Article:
Please note: This was published over a year ago. Phone numbers, email addresses and other information may have changed.
Screen reader users are standing by…
Are you curious how accessible something you use in your online course is to a blind student? Well thanks to Disability Services, we have blind accessibility techs available to test your course with a screen reading program. The techs are graduate students at PSU, who have in-depth experience using screen reading programs like JAWS to navigate their learning materials and other online information and resources.
While the PCC accessibility guidelines for online course content address accessibility for many types of disabilities (blind, color-blind, low vision, photo-sensitive seizure disorder, deaf, hard of hearing, mobility, and some learning disabilities,) how a blind student operates a computer is something many people have never seen and sometimes can’t imagine.
What should be tested?
If a document uses real text (and not an image of text), it is generally readable by a screen reader. Formatting that document though is very important to it being understandable to all students, but especially someone without vision. The screen reader will read out the formatting of headings, lists and links.
Forms and objects that require input from the student need to be tested with a screen reader to determine if the buttons and form fields are labeled properly and can be navigated and operated without a mouse (a mouse is a visual tool, so blind users navigate solely with the keyboard). And software that is required but not an essential function of the course (such as publishers’ online tools), also should be tested to make sure it is usable to someone using a screen reader.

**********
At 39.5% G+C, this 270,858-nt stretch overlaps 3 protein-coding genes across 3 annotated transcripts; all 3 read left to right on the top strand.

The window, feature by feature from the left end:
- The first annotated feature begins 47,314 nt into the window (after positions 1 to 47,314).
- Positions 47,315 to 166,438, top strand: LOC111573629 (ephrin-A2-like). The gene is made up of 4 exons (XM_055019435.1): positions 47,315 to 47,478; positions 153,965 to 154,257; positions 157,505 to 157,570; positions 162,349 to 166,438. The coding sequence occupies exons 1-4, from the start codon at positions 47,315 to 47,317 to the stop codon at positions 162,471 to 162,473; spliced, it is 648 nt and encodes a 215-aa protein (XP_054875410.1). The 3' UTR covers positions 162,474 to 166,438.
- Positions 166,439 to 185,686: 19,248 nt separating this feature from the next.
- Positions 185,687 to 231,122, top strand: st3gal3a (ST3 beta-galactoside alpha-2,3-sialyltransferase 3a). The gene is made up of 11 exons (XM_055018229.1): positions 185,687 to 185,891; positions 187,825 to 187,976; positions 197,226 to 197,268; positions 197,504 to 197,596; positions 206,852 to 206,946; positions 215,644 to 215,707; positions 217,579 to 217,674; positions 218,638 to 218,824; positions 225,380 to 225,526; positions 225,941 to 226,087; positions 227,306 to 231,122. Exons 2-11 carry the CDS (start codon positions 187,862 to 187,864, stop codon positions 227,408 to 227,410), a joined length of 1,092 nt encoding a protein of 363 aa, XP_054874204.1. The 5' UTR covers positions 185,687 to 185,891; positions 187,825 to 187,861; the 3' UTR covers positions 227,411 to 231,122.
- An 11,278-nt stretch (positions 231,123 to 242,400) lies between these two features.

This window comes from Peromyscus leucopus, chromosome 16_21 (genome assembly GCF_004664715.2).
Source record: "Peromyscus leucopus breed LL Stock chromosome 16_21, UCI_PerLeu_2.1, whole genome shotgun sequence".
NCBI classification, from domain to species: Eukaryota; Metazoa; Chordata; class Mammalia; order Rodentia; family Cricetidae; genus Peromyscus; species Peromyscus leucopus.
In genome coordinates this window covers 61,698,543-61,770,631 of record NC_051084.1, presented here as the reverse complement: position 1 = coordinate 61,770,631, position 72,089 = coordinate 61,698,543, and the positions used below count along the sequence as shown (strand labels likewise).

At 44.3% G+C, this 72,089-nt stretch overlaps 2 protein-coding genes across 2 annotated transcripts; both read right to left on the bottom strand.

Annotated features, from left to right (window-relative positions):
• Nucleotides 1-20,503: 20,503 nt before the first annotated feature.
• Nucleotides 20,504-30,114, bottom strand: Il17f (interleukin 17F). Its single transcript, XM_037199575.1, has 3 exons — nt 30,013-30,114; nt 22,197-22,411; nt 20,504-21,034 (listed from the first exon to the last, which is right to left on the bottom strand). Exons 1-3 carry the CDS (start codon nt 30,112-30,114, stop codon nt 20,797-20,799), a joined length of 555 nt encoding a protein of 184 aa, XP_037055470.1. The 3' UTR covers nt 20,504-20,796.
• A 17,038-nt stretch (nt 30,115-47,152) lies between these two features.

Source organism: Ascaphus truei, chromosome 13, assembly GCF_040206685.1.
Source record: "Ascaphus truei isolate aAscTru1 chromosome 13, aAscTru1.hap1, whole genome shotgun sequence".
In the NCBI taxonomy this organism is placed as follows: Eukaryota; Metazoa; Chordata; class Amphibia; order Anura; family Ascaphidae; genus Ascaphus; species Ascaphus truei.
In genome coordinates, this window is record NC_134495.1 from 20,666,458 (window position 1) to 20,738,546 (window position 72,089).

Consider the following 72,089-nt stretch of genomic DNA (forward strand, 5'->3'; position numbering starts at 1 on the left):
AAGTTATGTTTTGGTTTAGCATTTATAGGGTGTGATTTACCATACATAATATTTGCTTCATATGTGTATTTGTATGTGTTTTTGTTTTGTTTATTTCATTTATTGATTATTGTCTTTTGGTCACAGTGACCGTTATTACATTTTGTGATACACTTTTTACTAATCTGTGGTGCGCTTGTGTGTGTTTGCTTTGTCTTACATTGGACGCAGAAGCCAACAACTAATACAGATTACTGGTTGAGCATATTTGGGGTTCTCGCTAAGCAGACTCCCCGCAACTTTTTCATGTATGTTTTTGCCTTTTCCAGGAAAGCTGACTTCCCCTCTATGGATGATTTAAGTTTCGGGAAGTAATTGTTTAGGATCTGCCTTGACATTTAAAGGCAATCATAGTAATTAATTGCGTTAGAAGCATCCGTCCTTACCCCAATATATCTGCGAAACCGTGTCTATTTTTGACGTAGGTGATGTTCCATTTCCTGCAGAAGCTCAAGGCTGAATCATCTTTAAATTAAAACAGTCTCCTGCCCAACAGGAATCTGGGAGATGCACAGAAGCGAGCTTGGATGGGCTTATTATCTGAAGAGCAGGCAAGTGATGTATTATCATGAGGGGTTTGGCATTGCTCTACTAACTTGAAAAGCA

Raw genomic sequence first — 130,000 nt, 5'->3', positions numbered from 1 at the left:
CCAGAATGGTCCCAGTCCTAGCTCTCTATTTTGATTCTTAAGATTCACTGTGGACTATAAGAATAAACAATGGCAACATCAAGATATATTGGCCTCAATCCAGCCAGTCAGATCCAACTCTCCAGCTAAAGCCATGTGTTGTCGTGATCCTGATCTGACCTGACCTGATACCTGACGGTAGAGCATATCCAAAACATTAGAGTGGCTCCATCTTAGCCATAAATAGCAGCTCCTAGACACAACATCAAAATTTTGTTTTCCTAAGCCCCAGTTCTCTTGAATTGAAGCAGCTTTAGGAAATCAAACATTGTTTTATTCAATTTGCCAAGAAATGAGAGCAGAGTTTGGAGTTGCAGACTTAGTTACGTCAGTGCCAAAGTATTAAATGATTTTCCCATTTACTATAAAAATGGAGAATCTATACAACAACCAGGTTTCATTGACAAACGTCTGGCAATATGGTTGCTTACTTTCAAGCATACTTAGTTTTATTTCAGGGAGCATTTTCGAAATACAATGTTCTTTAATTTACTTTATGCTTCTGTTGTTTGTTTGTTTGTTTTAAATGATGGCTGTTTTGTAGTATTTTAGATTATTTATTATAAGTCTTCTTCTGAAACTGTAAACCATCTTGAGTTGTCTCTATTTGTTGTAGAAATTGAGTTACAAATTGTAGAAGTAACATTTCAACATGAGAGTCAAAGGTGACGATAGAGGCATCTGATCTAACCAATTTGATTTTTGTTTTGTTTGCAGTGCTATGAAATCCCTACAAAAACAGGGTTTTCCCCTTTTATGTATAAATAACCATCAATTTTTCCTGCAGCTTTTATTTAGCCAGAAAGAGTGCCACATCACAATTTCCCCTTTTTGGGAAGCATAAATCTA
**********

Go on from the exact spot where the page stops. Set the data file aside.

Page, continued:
So what do you do if your learning object isn’t accessible to a screen reader user? Don’t worry, you don’t have to get rid of it. We in Distance Education and staff in Disability Services are available to help you come up with an accessible, equally effective alternative, which is the requirement under the law. Read more about the legal side of accessibility.
We recommend and can help you set up testing of publisher’s online tools and ebooks before you adopt their textbook. Schedule an appointment with me (firstname.lastname@example.org) to have something in your course tested by a screen reader user.